I ask myself, what makes me care?
The animals, the natural beauty of the environment, the future of humanity, my future? In sheer honesty, it all makes me feel empathy for the world we create with every decision we make and every action we take. Indeed, it may be as simple as that - attempting to find an emotional connection to the issues in life we deeply care for. I have always wanted to make a positive change and I know many of you reading this intrinsically feel that drive to change the world too. So, the remaining question is, where do we start?
There is a cycle which begins with our first action and ends with a positive outcome or alternatively a clear ramification. Yet, many of us forget about this cycle - as we use over 1 million plastic bags per minute, and in turn, harm thousands of aquatic species that are imperative in the functioning of the planet. It's a material that we could perhaps coin as having an inexorably greater lifespan compared to any other substance created by man. However, we merely use plastic as a disposable material in nearly every product we purchase or technology we design. We make it to last forever, yet, we will use a plastic bag for only around 12 minutes before "disposing" of it.
However, a range of initiatives are taking place all around the globe that have designed environmentally friendly plastic alternatives. The Seabin is a model of such innovation. The CEO and Co founder, Pete Ceglinski has worked in a team to develop a product that can float in key marinas and ports around the world. These seabins are made from recycled plastic and can collect up to 20kg of debris in one day. It sucks in waste, oil and other rubbish into a recyclable bag, which then can be pulled out of the ocean once it has reached full capacity.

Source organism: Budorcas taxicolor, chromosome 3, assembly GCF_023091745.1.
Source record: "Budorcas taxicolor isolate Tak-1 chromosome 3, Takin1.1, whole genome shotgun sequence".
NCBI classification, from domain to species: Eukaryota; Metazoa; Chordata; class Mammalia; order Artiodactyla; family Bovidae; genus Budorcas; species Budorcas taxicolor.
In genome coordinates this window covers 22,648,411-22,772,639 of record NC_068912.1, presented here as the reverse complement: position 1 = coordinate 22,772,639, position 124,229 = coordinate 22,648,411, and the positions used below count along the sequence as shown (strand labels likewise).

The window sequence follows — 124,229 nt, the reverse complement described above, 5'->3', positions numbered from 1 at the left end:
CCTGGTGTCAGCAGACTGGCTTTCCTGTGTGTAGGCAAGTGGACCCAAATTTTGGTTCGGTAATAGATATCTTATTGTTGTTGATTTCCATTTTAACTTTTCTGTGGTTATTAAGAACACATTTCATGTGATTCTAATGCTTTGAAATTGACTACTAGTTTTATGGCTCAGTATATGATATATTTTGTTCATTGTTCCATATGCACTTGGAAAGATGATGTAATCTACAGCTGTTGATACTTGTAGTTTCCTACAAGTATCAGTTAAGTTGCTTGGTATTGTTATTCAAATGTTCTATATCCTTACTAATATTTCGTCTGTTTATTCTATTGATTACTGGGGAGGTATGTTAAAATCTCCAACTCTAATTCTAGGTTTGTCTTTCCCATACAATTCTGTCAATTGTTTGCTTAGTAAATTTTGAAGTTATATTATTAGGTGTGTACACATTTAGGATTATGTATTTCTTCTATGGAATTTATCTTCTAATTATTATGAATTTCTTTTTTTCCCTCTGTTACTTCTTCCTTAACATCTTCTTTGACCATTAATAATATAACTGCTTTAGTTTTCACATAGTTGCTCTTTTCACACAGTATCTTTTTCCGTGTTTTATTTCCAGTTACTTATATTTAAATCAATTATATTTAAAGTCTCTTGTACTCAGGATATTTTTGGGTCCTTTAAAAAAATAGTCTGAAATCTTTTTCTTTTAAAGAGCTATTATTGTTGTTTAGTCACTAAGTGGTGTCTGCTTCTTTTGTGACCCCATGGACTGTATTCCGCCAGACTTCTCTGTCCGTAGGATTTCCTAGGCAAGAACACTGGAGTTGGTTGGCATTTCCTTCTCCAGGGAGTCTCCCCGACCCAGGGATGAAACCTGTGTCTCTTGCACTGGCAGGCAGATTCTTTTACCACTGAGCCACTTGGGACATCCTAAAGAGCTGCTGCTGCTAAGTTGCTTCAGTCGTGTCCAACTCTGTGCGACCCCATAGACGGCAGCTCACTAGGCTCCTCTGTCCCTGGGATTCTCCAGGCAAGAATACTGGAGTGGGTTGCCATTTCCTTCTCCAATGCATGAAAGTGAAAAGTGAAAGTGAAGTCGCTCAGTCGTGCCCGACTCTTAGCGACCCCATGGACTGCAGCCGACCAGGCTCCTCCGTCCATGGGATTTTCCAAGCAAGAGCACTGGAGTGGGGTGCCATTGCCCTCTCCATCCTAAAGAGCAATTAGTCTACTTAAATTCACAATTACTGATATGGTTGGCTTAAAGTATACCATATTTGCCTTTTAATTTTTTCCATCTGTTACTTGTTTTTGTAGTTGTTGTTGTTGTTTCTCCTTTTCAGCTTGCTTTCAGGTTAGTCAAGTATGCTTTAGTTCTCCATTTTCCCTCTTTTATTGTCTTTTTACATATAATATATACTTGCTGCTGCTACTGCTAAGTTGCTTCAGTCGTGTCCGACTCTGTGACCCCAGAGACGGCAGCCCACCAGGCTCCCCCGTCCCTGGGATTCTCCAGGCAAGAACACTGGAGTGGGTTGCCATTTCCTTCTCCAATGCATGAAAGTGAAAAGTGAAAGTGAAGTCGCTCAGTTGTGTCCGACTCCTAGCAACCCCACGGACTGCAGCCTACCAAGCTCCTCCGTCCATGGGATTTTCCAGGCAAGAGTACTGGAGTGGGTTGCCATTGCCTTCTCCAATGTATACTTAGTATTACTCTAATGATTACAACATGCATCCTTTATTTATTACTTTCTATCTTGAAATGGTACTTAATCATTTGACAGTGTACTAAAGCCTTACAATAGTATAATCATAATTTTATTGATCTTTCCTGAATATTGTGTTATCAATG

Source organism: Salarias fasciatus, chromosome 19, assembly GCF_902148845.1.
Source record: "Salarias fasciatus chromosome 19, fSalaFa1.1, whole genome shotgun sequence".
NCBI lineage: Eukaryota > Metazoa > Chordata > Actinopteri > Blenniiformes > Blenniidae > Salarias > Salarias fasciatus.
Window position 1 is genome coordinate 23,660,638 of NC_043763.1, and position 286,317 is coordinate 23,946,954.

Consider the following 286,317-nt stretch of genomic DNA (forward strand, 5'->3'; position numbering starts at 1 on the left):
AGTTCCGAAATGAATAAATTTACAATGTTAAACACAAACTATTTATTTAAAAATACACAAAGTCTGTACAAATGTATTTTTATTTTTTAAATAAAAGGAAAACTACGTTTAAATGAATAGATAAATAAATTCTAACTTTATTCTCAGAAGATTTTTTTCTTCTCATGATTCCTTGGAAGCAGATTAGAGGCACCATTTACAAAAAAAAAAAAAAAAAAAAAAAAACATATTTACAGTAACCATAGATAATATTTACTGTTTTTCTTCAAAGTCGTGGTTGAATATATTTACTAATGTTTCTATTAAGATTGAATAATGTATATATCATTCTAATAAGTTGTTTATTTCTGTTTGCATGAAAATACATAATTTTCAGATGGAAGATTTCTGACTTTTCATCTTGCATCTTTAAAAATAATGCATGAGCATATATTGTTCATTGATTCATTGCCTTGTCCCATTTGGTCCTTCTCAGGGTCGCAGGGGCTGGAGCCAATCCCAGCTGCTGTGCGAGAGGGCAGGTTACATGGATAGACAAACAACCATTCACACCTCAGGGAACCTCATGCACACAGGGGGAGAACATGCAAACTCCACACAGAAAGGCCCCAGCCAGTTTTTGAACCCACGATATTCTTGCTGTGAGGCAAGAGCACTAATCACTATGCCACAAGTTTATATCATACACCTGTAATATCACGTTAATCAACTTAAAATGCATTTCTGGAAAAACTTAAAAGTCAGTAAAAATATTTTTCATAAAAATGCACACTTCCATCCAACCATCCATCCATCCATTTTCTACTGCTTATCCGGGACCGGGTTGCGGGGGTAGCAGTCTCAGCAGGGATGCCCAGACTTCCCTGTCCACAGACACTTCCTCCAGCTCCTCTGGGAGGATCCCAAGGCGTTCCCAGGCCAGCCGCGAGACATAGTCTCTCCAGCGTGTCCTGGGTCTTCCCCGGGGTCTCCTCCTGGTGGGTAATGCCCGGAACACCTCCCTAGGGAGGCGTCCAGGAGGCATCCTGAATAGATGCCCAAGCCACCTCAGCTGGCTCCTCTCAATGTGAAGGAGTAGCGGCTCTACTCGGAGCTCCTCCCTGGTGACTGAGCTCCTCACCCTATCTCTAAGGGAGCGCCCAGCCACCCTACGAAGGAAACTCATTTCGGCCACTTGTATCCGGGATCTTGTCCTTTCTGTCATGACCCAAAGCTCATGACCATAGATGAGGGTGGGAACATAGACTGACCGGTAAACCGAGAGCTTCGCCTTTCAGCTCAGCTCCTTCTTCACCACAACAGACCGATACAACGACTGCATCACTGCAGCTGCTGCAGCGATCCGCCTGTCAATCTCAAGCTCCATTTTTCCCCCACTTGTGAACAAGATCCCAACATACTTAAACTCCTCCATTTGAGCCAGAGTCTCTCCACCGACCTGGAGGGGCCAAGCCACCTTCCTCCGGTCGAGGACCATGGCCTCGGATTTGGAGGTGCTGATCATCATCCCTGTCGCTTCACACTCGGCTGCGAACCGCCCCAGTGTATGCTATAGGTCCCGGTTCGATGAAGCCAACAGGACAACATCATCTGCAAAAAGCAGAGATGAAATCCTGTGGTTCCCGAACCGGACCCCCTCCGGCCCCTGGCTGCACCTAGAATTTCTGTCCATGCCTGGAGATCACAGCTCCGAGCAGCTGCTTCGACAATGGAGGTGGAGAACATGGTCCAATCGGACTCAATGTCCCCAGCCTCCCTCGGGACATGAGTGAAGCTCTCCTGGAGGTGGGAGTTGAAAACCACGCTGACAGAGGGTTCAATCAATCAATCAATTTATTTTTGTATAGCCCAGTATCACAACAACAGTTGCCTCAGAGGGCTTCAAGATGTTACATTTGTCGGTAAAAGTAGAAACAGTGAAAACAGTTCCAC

In addition, we are seeing more innovative land regeneration projects being proposed in the Pacific Islands in order to replenish masses of land following years of soil contamination caused by plastic pollution. Bioremediation and phytoremediation have become essential methods in regenerating degraded areas of the land, as they introduce microorganisms and living green plants, respectively to break down any environmental pollutants that exist in the contaminated area. If these areas are left untreated, toxic chemicals including bisphenol A (BPA) leach into underground waterways and local agricultural fields, exposing families living on these islands to adverse health effects such as reproductive and hormonal imbalances in the body.
Many National Parks and islands are faced with a worrying predicament - how to manage these built up plastic waste dumps engulfing their pristine aquatic and terrestrial ecosystems. It has been found that there were "only 50 cases between 1991 and 2010 in which phytoremediation was considered for treating the 1,620 highly contaminated sites on the National Priorities List (under the US Environmental Protection Agency), suggesting that the potential for bacteria and plants to remove toxins from soil may be substantially overlooked." However, by utilising the relatively inexpensive technique of phytoremediation, remediation experts are saving significant expenses that would otherwise be sourced from manually excavating plastic pollution that has built up overtime in these ecosystems.
We are drawn back to this cyclical notion that displays our actions are inextricably linked to a direct consequence or a wave of positive change. So which one will it be? It's not about being overwhelmed by the sheer scale of this issue. Rather it's about tackling it one step at a time, sourcing sustainable alternatives and encouraging others to do the same.
Karen Davids enjoys going for long walks in nature and swimming at her local beach. She's a huge fan of vegan cooking, and loves to share her experiences through any form of writing, especially poetry.
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